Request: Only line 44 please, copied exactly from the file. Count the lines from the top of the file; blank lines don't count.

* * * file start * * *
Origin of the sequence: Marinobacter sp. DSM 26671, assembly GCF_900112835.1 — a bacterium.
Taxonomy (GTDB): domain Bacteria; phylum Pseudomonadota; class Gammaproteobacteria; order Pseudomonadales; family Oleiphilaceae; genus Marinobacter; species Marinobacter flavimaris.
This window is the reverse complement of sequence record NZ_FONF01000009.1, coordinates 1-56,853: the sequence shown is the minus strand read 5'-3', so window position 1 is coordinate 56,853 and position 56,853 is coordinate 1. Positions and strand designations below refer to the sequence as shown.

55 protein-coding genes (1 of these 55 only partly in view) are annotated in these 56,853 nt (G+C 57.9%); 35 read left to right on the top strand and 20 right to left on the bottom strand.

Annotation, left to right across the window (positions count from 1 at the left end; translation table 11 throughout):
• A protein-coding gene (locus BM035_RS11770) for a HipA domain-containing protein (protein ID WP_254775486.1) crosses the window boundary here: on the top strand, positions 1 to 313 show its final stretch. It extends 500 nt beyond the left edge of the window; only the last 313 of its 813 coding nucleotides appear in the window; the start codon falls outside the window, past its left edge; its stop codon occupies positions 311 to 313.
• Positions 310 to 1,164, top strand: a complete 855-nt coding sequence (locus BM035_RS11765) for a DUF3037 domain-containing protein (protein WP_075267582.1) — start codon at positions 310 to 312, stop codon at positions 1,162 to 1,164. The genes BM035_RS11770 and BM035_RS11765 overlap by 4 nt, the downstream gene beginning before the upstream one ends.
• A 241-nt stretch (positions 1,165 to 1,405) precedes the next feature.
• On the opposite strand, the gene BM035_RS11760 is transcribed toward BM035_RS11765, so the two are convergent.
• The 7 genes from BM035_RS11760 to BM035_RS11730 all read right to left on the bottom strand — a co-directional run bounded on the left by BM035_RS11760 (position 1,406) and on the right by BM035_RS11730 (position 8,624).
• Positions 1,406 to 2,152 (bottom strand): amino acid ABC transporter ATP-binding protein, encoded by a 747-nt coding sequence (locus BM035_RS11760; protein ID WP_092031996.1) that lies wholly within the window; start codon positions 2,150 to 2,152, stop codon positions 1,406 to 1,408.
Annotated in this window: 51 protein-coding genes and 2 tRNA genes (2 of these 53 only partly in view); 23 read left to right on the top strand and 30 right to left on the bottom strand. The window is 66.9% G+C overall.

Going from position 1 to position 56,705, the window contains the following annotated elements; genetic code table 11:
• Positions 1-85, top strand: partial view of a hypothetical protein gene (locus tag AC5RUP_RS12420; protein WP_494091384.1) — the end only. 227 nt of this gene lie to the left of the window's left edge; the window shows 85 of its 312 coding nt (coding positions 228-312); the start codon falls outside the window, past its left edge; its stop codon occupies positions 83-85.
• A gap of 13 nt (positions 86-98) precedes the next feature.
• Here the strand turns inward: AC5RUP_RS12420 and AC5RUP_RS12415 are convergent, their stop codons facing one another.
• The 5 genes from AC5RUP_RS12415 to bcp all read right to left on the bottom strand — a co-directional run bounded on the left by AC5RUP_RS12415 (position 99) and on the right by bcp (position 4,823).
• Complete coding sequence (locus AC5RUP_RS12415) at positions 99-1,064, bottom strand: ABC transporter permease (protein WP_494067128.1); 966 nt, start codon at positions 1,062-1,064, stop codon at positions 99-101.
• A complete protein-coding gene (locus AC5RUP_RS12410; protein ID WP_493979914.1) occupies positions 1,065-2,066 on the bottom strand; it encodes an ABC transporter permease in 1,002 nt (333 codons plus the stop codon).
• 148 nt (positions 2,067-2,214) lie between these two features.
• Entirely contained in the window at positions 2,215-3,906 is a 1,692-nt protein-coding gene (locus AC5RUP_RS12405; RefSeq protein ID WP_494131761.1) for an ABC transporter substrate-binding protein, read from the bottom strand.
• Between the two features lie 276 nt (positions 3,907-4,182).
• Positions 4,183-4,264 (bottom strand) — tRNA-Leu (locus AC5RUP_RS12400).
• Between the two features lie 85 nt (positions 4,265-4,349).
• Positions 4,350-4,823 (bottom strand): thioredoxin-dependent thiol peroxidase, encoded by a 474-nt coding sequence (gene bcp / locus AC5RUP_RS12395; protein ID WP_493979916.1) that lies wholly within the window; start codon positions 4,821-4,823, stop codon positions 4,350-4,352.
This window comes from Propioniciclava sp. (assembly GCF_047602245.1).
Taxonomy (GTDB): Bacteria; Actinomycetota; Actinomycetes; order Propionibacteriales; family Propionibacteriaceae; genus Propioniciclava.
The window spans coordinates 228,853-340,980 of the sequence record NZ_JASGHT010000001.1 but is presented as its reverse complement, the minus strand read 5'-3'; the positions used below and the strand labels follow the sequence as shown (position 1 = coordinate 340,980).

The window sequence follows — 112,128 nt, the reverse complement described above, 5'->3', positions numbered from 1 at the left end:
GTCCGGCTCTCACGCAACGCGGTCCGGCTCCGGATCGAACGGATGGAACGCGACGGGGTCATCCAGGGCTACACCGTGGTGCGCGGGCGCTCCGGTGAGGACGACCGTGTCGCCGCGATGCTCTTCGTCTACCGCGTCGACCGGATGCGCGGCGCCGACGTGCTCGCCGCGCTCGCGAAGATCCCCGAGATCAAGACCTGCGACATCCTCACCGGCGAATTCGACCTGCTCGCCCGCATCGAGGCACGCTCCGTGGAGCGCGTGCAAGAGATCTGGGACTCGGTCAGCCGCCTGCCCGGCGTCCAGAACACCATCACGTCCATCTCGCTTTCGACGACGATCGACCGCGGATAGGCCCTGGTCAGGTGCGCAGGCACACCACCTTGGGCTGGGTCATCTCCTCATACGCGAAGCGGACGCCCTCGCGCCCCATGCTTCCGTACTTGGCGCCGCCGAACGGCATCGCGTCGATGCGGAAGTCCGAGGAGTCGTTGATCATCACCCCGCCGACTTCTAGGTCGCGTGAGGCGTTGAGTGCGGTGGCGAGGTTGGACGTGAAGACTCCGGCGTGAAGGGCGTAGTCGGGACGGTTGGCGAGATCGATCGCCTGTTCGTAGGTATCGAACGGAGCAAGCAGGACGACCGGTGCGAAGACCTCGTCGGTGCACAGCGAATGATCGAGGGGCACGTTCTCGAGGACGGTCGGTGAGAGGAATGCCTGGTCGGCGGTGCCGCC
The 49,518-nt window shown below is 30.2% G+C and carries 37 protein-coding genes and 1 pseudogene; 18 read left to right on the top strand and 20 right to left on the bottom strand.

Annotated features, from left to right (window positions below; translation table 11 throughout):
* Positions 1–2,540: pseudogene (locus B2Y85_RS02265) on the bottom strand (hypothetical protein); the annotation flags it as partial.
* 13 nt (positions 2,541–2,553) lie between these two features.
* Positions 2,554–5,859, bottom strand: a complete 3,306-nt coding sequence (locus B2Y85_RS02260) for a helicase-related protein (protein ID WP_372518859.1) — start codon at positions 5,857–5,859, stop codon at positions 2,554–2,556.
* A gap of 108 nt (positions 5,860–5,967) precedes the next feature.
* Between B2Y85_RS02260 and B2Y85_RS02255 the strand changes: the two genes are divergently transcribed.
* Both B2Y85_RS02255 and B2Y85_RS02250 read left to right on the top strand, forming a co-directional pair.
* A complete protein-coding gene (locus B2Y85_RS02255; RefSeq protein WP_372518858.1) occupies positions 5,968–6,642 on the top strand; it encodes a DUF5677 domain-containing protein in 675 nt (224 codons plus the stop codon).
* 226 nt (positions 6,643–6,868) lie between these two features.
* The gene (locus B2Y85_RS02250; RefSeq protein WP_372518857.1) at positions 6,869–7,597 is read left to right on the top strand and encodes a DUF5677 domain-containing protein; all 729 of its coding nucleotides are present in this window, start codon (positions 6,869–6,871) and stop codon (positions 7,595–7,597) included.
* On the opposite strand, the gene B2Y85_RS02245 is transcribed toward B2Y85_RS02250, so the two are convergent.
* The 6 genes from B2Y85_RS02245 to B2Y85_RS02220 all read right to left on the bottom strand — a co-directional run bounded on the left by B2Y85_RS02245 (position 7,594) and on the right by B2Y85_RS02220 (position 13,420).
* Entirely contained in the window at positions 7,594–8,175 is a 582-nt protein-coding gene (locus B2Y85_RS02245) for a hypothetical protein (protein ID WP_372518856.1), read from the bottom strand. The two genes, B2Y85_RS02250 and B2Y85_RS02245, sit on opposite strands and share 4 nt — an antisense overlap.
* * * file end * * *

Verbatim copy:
* Entirely contained in the window at positions 7,594–8,175 is a 582-nt protein-coding gene (locus B2Y85_RS02245) for a hypothetical protein (protein ID WP_372518856.1), read from the bottom strand. The two genes, B2Y85_RS02250 and B2Y85_RS02245, sit on opposite strands and share 4 nt — an antisense overlap.